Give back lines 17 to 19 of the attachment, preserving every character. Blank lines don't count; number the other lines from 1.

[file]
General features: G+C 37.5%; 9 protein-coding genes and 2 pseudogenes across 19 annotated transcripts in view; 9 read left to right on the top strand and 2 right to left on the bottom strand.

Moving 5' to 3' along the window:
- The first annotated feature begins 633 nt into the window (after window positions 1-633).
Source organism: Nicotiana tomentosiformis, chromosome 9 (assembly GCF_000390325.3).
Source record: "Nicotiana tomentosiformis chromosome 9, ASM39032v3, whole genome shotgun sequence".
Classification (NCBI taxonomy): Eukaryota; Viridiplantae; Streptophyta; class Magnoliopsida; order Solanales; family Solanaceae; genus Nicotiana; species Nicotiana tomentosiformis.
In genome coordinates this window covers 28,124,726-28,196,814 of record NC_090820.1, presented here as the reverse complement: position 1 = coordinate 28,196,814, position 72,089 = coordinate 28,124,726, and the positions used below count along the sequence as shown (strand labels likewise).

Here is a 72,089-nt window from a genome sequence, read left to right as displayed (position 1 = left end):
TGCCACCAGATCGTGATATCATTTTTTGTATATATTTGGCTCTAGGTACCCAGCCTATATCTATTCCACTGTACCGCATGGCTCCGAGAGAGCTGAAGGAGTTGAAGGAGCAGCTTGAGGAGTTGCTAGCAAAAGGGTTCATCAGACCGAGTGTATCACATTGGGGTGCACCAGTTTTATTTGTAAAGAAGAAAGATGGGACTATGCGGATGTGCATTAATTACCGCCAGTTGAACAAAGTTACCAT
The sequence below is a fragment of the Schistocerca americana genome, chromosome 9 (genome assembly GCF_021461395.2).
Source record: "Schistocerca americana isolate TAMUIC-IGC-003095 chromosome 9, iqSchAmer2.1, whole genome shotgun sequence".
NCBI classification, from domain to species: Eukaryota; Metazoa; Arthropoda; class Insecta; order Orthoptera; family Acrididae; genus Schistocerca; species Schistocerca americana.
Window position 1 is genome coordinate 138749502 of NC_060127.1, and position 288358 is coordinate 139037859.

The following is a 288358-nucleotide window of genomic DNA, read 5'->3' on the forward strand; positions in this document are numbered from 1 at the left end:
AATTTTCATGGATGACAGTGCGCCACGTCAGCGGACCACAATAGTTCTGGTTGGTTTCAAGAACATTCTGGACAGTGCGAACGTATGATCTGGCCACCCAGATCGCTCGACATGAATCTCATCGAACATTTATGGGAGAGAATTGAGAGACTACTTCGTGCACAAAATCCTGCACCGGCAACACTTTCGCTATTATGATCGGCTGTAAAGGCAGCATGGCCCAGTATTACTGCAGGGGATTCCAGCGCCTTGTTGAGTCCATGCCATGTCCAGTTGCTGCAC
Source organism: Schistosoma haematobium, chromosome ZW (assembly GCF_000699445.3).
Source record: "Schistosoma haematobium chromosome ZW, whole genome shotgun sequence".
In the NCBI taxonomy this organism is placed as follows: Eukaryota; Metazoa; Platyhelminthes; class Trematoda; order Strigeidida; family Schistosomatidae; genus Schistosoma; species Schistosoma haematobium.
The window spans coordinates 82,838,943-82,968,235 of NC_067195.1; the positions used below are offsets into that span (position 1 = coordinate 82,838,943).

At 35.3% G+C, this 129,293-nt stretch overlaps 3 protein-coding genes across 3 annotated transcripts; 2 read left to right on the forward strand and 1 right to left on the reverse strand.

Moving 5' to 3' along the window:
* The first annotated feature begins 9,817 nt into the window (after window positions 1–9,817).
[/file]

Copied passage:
Source record: "Schistosoma haematobium chromosome ZW, whole genome shotgun sequence".
In the NCBI taxonomy this organism is placed as follows: Eukaryota; Metazoa; Platyhelminthes; class Trematoda; order Strigeidida; family Schistosomatidae; genus Schistosoma; species Schistosoma haematobium.
The window spans coordinates 82,838,943-82,968,235 of NC_067195.1; the positions used below are offsets into that span (position 1 = coordinate 82,838,943).